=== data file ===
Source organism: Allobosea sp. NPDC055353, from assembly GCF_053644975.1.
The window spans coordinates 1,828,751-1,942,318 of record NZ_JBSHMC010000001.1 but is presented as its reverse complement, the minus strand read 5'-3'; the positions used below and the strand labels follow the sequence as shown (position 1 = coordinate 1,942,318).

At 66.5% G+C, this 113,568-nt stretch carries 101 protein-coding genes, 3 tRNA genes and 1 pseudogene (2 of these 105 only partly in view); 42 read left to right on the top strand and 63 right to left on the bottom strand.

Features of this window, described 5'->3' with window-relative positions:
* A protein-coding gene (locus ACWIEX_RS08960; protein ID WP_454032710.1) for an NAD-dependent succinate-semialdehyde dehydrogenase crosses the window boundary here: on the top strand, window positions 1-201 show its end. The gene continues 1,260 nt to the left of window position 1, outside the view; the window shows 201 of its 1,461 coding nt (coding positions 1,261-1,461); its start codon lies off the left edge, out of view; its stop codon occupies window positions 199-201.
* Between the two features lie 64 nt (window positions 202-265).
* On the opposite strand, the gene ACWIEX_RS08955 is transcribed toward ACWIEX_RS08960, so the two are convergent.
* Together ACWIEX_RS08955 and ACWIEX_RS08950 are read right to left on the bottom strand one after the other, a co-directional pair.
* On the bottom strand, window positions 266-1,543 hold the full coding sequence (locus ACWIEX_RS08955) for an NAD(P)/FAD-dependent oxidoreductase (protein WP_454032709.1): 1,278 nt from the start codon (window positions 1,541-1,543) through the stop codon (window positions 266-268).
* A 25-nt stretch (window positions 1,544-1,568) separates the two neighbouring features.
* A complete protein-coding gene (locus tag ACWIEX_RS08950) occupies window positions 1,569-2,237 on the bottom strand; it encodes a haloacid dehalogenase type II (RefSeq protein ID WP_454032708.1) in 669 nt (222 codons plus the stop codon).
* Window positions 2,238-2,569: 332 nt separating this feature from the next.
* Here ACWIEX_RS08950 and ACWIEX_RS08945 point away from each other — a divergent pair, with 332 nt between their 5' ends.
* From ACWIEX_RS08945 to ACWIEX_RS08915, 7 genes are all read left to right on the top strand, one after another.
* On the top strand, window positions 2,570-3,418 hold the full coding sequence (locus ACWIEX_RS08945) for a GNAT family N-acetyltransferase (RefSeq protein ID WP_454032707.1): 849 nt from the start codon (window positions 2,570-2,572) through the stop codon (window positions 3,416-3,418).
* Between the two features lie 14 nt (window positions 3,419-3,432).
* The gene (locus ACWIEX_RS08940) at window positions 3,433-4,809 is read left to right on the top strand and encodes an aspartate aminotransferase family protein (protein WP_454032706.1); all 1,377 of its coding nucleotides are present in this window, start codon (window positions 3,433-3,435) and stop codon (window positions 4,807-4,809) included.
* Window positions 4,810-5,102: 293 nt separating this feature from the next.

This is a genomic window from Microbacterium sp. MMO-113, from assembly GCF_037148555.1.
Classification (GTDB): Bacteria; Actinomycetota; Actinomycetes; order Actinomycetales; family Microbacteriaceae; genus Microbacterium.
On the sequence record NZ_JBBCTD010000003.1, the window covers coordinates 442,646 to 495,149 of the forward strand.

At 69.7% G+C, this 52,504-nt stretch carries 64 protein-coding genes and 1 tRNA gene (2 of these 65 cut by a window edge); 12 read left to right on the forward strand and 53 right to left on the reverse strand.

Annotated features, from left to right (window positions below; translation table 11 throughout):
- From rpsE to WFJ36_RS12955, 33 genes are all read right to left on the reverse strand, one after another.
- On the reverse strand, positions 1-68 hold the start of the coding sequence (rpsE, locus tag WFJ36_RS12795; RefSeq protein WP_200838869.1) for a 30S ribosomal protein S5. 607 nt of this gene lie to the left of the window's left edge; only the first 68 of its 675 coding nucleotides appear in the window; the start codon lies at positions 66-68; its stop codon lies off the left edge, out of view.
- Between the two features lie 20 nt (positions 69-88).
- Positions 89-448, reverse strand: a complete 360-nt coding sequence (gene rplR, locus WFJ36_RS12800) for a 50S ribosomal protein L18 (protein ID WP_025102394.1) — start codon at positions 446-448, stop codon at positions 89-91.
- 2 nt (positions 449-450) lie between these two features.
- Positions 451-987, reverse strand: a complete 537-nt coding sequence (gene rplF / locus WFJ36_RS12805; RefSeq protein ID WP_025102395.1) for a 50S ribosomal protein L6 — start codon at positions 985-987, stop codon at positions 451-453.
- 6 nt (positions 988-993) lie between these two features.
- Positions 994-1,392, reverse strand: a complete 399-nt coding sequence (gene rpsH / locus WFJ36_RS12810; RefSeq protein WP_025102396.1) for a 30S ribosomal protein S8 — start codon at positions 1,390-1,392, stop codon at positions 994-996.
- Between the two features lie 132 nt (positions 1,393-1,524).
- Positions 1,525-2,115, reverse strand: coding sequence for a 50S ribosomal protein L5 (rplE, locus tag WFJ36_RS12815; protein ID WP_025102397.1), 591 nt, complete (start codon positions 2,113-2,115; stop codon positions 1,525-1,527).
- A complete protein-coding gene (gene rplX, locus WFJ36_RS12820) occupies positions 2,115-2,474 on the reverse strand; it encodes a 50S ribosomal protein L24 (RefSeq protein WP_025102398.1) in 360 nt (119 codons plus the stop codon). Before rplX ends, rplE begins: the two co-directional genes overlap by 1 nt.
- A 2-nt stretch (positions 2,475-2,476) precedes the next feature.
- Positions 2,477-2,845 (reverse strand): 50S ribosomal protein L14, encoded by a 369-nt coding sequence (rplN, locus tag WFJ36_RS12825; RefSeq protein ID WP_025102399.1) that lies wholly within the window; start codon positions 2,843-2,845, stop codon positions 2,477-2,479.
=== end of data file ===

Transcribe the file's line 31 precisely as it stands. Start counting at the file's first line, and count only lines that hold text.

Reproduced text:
- Positions 994-1,392, reverse strand: a complete 399-nt coding sequence (gene rpsH / locus WFJ36_RS12810; RefSeq protein WP_025102396.1) for a 30S ribosomal protein S8 — start codon at positions 1,390-1,392, stop codon at positions 994-996.